[08:56] We have a complete list of keywords that we add in. You can add them in at the campaign level or just overall as well.
[09:09] We’ve got things like accidents bouquets or anything to do with flowers, carbs. You want to include, especially for your cremation campaign, like cats, dogs, horses, pets, obituaries as I mentioned, death notices, employees, employer, careers. These, you want to trigger your negative keyword list to prevent your ad from showing.
[09:46] If people are looking for this, this is fine if they come across you, but these aren’t going to be making you direct money. Unless for some reason, you’re in a really big market and lots of people are searching for jobs. You might then have a specific campaign about careers.
[10:04] We’d also include memorial folders, lawsuits, different things like that that you don’t want someone who’s doing research for something other than choosing a funeral home to do business with.
[10:24] We have a complete list that we’re actually going to attach the keyword list to the checklist that you’ll get at the end. I just want to really stress the importance of having negative keywords and which will probably lead us into our next one, Brian.
Brian: [10:48] Yeah, it does. I’ve seen that negative keyword issue and this next piece, I’ll have you explain to us two of the biggest problems.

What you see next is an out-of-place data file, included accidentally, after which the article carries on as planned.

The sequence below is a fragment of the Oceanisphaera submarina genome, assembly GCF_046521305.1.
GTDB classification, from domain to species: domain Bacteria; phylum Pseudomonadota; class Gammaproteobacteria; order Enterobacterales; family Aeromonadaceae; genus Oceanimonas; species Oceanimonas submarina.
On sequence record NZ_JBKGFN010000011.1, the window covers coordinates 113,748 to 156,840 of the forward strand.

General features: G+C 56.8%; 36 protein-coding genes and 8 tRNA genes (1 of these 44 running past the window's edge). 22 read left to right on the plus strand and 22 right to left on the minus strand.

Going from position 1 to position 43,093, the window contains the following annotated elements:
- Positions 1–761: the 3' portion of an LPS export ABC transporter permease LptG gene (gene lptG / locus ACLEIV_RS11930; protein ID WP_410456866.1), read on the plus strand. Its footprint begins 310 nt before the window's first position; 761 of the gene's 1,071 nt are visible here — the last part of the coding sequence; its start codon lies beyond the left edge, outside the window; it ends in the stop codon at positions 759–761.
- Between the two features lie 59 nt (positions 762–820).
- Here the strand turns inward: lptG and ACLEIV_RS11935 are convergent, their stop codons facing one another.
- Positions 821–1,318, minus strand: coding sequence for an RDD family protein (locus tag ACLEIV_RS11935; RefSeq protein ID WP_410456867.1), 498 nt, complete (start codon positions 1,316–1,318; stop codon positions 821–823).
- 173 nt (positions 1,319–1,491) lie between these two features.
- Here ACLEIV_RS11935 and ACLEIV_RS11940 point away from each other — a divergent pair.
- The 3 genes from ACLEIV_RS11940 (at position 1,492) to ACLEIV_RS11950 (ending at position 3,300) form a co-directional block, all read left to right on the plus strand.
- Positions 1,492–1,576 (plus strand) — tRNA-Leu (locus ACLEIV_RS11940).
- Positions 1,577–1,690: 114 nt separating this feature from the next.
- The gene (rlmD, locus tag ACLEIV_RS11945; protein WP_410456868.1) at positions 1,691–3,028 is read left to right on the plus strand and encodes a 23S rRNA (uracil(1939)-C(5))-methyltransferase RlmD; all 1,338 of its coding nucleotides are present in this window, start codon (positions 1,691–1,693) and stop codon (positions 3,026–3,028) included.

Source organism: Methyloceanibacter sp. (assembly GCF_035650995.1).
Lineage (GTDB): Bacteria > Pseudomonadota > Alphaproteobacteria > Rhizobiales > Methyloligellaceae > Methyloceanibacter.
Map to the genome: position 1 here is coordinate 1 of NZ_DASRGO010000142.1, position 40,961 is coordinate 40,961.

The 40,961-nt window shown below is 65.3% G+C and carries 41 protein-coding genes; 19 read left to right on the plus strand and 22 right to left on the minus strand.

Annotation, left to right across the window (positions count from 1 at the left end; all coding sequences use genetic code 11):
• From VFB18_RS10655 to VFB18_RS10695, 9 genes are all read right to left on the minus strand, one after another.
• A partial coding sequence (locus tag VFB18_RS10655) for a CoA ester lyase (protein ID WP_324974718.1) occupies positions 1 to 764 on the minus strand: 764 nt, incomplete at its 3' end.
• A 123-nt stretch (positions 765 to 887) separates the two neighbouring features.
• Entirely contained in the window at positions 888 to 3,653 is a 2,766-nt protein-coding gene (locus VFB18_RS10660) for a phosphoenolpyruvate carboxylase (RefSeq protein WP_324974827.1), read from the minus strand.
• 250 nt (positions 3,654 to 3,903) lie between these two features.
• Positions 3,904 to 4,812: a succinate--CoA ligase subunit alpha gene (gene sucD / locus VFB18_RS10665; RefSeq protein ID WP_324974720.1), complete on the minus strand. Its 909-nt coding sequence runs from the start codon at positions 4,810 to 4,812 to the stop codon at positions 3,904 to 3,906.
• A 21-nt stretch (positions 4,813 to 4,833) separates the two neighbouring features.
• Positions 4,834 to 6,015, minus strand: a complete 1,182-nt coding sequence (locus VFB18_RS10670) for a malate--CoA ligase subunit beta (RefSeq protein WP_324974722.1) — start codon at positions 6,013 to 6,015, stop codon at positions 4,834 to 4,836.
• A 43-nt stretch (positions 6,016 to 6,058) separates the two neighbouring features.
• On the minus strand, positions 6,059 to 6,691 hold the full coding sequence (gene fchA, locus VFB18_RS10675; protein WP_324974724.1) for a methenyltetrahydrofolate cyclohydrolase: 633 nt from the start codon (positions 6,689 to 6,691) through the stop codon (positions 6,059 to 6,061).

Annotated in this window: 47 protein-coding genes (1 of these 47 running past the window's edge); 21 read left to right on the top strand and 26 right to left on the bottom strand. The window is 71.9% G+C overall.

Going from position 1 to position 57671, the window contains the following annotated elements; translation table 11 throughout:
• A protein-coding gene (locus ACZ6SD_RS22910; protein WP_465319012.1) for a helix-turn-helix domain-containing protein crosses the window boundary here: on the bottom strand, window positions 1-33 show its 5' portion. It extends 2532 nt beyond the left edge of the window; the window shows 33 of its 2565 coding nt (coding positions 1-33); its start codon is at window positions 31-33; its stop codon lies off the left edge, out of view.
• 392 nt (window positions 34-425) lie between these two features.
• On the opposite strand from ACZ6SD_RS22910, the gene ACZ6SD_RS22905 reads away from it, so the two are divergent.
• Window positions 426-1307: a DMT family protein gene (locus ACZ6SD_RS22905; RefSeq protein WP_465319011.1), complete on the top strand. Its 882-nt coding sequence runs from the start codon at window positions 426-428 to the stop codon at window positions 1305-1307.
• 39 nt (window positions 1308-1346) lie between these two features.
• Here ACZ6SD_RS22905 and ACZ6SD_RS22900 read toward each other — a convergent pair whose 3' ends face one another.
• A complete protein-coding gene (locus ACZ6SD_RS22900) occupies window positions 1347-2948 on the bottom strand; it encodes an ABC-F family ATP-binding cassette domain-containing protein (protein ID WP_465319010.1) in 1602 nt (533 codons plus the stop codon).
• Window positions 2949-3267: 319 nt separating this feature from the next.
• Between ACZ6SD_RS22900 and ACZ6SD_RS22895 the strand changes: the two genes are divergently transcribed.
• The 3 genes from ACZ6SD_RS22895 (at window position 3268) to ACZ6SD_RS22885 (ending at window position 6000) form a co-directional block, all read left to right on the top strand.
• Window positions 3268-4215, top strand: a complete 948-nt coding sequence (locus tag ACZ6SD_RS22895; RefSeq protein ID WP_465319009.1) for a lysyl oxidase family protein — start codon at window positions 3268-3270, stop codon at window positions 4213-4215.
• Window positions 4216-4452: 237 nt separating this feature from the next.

[10:58] What about when somebody wants to put their brand name in keywords? There are a lot of times when I’m on Google, and maybe I’m searching for electronics and I’ll see something like a Blockbuster or Target or Macy’s.
[11:13] Is that a good idea for the funeral home in this queue or it’s a lot smaller situation? You don’t have thousands and thousands of shoppers here. What about using your brand name in the keywords?
Robin: [11:27] I think it’s important to do this for a couple of reasons. The strategy that I recommend is creating a new campaign for your brand. We don’t want someone searching for Heppell Funeral Home Victoria, BC to trigger your main funeral homes Victoria, BC ad because if someone is searching for your distinctive name, they’re looking at that for a reason.
[12:02] This is a two step process. We create our brand campaign but then in every other campaign, we add our surname or our brand names as negative keywords in all those other campaigns.
[12:17] We want if anyone is searching for Heppell Funeral Home, Heppell Cremation services, Heppell Mortuary, whatever it could be, we want our brand campaign to be triggered and not the funeral home’s campaign to be triggered.
[12:33] This is going to do a couple of things. One, since your website is going to be all about your name, you’re going to have probably a 10 out 10 quality score.
[12:46] We see that when we do this, someone who’s paying $5 a click for funeral homes in Cleveland, Ohio, if someone is searching for a funeral home name in Cleveland, Ohio and that’s in a separate campaign, they might go from paying $5 for that generic search down to $1 or less, even like 50 cents.